Community bankers in the Upper Midwest have been feeling the pinch from last year's weak livestock and crop prices.
Farmers in the region had become more cautious about borrowing and slower to repay debt, bankers told the Federal Reserve Bank of Minneapolis.
The survey of 122 bankers on agricultural credit conditions during the first quarter also found banks were making fewer farm loans than they would like, and some bankers reported problems with fund availability.
Last year, cattle and hog prices sank, and high yields caused a decline in crop prices.
Banks are "a little cautious about what the future may hold," said Edward Lotterman, an agricultural economist at the Minneapolis Fed.
Wet conditions that have delayed planting in many areas have raised crop prices already this year, he said. However, livestock prices will take a couple of years to rebound, he said.
Still, some banks in the region were doing well. South Dakota bankers reported some of the strongest farm-related loan demand in the region.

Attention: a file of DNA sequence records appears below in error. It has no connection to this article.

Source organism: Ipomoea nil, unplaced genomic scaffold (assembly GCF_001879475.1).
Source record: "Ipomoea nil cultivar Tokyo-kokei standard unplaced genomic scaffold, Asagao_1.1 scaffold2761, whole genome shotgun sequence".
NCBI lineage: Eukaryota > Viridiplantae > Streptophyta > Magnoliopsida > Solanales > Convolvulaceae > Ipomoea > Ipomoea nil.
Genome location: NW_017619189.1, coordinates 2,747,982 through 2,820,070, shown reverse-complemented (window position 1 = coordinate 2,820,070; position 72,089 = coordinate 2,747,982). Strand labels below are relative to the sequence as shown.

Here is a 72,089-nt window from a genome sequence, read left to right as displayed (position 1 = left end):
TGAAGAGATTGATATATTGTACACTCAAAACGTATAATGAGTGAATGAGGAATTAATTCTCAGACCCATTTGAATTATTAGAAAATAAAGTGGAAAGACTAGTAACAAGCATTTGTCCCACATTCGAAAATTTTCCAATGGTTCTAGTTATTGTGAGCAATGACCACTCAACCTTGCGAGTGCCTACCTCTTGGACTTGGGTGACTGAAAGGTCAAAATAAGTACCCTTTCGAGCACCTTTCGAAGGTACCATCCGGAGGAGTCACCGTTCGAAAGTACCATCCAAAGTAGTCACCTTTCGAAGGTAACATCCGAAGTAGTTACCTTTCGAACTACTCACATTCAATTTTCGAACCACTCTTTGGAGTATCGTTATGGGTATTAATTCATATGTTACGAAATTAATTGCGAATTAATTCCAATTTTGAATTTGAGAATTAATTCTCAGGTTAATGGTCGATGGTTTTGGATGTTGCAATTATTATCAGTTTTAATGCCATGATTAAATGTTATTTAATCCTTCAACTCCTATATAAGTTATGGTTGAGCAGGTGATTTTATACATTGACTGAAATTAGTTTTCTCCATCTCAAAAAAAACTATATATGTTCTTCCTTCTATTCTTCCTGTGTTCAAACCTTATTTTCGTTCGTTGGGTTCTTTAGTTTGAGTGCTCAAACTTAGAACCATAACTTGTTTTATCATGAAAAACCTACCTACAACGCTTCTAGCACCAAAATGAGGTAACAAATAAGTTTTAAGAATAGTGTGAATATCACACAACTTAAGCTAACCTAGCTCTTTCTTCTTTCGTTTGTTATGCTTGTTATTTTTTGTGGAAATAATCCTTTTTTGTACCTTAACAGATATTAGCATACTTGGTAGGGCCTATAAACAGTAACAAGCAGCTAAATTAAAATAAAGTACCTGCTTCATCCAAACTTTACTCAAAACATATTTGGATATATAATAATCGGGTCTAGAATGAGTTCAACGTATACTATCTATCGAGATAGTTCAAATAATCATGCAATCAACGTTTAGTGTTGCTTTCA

At $50 million-asset Dacotah Bank, Mobridge, S.D., farm operating loans have been up 10% to 15%, said Darrell Schlepp, vice president. But demand for capital purchases has been down about the same amount, he said.
In the near term, he said, farm lending is going to be "fairly positive."
Respondents in northwestern Wisconsin also reported positively on loan volume, particularly on operating, machinery, and other intermediate categories.
However, in Montana, hit hard by low cattle prices, 73% of bankers said farm and ranch incomes were below normal last winter. Most expected them to be worse in the spring.
Volumes of some types of cattle, machinery, and other intermediate loans were low in Montana. Real estate loans were about normal, and general operating loan volumes were above normal, bankers reported.
Likewise, depressed grain prices hurt North Dakota, where livestock and machinery loans were depressed and general operating loans were above normal, bankers said.
In Minnesota, the state's bumper crop last year improved farm income and spending somewhat, but nearly half the respondents said incomes would deteriorate this spring.
The Minneapolis Fed, which serves the Ninth Federal Reserve District, also covers Michigan's Upper Peninsula.